Everyone’s mind wanders, and attention lapses may actually cause students to miss more content in shorter periods that offer fewer transitions as explicit opportunities to re-engage. (See above: How are teachers planning lessons for such long periods?) Furthermore, people with ADHD still can focus intensely on activities that interest them. Project and problem-based learning experiences, which long periods will encourage even more of, capture students’ attention by tapping their motivations to solve authentic problems, to seek answers to their own questions, and to collaborate socially.
It doesn’t. Classes may assign 45 minutes of homework - AP and AS classes may assign up to 1 hour - and that limit applies per class meeting, so even when a color block drops for two days in a row, the limit remains the same. The pilot will examine the effects of having one or two fewer classes per day for which to prepare homework.
Missing a longer period may put you farther behind in that course than missing a sixty-minute class, but with fewer periods per day, you may actually miss fewer classes. When you do miss, we expect you as always, with your advisor’s support, to connect with your teachers about what you may have missed and how you can catch up. The plans that arise are always specific to that course in that moment. Of course, no alternative compares to attending class, regardless of the period length.
We'll start with this: we do still expect students in Grades 9 - 11 to attend school for each full day 8:00 a.m.-3:15 p.m.
Research suggests that students may take better advantage of school resources when operating in schedules like the one we are piloting. As always, the Math Help Center will be available, and students can certainly make appointments with their teachers, as well.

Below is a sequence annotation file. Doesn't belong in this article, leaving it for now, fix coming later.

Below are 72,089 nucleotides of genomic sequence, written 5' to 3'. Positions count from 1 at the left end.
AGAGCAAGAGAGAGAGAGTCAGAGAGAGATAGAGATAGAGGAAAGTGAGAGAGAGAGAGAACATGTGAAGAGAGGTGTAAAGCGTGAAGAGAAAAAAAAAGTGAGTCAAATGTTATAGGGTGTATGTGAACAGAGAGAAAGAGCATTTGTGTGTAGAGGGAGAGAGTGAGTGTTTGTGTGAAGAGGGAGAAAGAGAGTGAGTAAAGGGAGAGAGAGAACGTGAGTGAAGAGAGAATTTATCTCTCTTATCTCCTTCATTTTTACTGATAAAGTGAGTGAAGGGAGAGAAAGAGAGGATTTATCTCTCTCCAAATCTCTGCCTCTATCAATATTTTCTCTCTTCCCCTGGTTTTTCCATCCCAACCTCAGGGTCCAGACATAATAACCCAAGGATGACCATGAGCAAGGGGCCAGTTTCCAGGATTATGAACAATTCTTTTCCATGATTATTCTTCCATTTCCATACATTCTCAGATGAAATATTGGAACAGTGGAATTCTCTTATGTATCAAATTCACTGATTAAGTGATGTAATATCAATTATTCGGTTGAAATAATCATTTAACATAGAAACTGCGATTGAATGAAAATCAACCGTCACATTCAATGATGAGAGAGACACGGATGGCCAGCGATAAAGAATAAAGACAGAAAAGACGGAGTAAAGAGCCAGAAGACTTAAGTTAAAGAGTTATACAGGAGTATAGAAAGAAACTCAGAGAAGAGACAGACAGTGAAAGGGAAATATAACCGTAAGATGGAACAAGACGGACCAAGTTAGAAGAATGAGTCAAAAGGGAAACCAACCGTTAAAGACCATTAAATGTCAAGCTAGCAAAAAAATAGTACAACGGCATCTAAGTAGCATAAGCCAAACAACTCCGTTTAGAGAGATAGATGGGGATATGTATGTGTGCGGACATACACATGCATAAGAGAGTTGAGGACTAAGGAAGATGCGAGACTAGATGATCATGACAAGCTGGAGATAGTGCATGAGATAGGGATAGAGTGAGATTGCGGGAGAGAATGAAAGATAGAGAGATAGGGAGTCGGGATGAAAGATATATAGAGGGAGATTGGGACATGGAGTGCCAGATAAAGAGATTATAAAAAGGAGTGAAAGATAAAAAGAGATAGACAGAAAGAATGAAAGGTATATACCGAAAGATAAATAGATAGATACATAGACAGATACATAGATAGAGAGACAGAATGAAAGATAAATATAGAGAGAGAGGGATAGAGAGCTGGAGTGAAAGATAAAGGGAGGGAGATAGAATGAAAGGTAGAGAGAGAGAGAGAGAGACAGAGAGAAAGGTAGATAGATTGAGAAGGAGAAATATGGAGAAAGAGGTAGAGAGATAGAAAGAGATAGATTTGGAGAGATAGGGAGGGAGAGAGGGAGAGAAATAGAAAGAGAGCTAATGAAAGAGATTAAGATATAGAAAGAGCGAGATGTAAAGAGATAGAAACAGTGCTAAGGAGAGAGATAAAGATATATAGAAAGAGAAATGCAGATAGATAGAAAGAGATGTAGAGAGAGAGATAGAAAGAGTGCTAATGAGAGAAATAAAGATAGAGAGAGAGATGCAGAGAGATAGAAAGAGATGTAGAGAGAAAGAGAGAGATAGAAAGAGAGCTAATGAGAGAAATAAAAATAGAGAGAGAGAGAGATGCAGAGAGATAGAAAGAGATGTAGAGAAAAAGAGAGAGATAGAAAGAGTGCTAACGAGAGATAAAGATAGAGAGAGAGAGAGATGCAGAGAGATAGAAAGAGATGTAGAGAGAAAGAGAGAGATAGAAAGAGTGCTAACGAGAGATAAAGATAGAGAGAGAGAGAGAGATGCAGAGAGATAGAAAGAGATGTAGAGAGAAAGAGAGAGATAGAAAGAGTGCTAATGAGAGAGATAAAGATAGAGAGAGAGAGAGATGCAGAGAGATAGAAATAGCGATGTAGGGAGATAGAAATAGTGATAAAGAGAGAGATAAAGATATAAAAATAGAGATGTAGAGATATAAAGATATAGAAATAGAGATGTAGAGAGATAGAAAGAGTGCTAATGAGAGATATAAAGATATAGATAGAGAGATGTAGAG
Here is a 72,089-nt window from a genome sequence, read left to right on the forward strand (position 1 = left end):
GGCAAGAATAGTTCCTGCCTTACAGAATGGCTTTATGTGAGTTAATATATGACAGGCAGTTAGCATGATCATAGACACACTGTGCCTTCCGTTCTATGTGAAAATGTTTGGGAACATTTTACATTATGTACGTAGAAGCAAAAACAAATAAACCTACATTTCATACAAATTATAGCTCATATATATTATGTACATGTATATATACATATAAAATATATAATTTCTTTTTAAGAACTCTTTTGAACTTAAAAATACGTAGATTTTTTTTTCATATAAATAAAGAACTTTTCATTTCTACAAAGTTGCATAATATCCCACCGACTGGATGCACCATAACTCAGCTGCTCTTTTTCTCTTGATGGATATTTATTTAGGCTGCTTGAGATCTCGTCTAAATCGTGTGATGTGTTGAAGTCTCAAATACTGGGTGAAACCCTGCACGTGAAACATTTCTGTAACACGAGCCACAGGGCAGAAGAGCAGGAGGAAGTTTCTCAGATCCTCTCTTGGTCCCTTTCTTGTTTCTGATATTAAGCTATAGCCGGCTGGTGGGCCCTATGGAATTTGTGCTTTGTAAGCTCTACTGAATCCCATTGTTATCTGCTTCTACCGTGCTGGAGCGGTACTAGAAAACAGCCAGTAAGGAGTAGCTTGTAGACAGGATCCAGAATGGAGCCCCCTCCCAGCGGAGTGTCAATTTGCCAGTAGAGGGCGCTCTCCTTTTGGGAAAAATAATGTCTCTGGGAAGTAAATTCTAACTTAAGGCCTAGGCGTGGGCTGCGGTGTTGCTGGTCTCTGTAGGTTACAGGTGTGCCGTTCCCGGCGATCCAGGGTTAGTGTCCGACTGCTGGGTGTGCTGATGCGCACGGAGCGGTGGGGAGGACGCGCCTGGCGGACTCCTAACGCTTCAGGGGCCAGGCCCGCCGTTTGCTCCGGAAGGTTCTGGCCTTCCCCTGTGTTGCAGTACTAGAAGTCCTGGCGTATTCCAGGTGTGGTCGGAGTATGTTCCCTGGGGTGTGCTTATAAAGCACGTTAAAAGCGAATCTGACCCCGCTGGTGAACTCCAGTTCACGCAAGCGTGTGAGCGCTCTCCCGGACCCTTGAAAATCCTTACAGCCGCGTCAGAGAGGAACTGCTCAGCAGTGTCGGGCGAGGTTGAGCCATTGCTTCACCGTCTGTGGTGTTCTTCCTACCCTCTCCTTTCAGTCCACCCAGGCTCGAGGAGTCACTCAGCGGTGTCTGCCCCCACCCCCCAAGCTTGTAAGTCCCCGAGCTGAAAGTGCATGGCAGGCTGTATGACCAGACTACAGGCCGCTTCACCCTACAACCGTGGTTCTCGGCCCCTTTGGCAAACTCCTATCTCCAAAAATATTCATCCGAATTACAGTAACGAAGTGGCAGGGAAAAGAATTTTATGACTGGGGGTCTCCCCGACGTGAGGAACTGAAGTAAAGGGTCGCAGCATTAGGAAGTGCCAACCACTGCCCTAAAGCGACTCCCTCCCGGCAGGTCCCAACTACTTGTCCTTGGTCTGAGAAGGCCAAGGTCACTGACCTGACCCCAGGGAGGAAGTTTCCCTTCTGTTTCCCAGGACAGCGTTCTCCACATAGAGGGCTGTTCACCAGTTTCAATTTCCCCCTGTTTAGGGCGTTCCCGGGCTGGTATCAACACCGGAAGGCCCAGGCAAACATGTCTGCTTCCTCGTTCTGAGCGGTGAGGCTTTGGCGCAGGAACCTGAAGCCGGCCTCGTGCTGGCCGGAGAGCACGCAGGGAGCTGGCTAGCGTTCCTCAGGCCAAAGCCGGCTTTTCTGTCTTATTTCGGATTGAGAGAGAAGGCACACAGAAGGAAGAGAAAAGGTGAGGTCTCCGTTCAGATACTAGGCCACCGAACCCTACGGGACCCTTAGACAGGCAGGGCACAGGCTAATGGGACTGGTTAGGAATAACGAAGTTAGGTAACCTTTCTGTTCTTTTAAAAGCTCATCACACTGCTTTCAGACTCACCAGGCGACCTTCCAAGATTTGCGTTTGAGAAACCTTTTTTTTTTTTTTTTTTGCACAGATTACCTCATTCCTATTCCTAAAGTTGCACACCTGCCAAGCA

We are also hard at work planning optional recreation, service, and wellness opportunities to offer students during extended periods. These opportunities will be available to students in extended (and/or subsequent) free periods and study halls. Proposals include assisting lower school classes, performing service at off-campus community partner organizations, engaging in supervised recreation in our gymnasium, playing role-playing games, discussing books and/or foreign language newspapers, and learning in several different workshops about mindfulness - including one on the body’s stress response (and how to counteract it), and one on QiGong.
Some opportunities, like service on campus, will be available every day - with about a day’s notice necessary to coordinate. Others will be spread out occasionally over the pilot weeks to offer students choices as often as possible. We will publish a menu of these opportunities for students to compare to their schedules and plan ahead, and we will offer means for advance registration whenever it may be necessary. We will routinely filter the information about these opportunities through students’ advisors, who will prompt them daily to look forward in the week and consider how they might occupy themselves during long stretches of otherwise unprogrammed time.